Released: October 2010
With unemployment surging to record levels and the economy in freefall, experts are looking to the Great Depression for lessons in stimulating job creation. Then, as now, the system was unable to provide the jobs and financial support desperately needed by millions of people. But then—in the 1930s—the state intervened to create massive employment programs that put people to work on socially useful projects in states, cities, and towns across the country. The scope of these programs was unprecedented and never repeated in the decades that followed. Today, as the severity of the economic crisis increasingly resembles that of the Great Depression, the time for a reappraisal of the New Deal employment programs has never been more necessary.
Put To Work tells the story of the massive government job-creation programs of the 1930s—not only the Works Progress Administration (WPA), but also the lesser known Federal Emergency Relief Administration (FERA) and Civil Works Administration (CWA), which set the framework for the ideological and policy battles that followed. Nancy E. Rose details the development of these programs, the pressures that surrounded them, and the resulting constraints. She analyzes both their unique contributions and their shortcomings, especially in their treatment of women and African-Americans. In the process, she carefully reevaluates the charges that these were inefficient “make-work” programs, or “boondoggles,” charges that continue to characterize job-creation programs to this day.
In her new introduction, Rose places the Obama administration’s economic stimulus package in historical perspective as part of this tradition of government job creation programs. In her new Conclusion, she explores lessons from the New Deal work programs for the current era.
This is a must read for anyone concerned about today’s mass unemployment and the chronic unemployment that persists between recessions. Rose carefully describes, analyzes, and evaluates the New Deal job programs—their shortcomings and contradictions as well as their very great accomplishments. Government job creation, says Rose, can be used to alleviate unemployment in our time and can simultaneously enhance our living standards by providing much-needed human services as well as physical infrastructure. She provides useful guidelines that can help us avoid the weaknesses and build on the strength of these past programs.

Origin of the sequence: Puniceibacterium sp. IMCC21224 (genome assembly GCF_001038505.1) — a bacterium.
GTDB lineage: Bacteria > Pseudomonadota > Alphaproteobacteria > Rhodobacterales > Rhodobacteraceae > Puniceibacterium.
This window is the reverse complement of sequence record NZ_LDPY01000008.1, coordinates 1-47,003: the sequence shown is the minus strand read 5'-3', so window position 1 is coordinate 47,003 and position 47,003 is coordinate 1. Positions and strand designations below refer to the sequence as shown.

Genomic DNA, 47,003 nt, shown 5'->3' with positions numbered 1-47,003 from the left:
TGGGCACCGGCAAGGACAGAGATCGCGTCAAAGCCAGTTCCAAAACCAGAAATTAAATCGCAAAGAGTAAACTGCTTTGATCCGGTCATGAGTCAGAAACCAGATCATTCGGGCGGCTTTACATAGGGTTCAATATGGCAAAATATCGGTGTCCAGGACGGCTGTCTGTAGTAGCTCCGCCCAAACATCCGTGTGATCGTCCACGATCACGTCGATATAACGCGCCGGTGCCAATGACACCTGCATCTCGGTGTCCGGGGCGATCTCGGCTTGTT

Illuminating to scholars, students, the general public, and feminist and civil rights advocates, Put to Work stands out among Depression-era studies for its vivid descriptions and comparisons of all three major New Deal work programs: the Federal Emergency Relief Administration (FERA), the Civil Works Administration (CWA), and the Works Progress Administration (WPA). Rose pulls no punches about the racism and sexism of all three and the inefficiency arising from the very mandate to use rather than save labor. Yet, in telling the other side of the story—their myriad contributions to our physical, cultural, and human resources—Rose leads us to regret that government work programs have never become permanent supplements to a private enterprise system incapable of employing all who want to work.
In the midst of the worst economic downturn since the Great Depression, this new edition of Nancy Rose’s classic study of New Deal-era jobs programs is exactly right on time. Put to Work is not history for history’s sake; the author’s critical evaluation of the strengths and weaknesses of the WPA and other relief programs of the 1930s gleans crucial lessons for public policy today. Rose’s well-written and carefully researched monograph demonstrates that there is no single policy with more potential social and economic benefits than direct job creation.
Even as our current economic recession has catalyzed renewed attention to the lessons of the Great Depression, there is one set of lessons that seems to have escaped our current policy makers—those are the lessons described in Rose’s Put to Work. Government as the engine of direct job creation was—and still can be—a force for tremendous good. The ingenuity and creativity that resulted from the New Deal jobs programs left this country with a rich legacy of long-lasting cultural, artistic, and infrastructural artifacts even as they gave hope, purpose, needed goods and incomes to millions. This is a must read for anyone concerned about our current economic plight!
Rose offers an important perspective on how past nation-saving programs can be useful in solving current unemployment and homeless problems.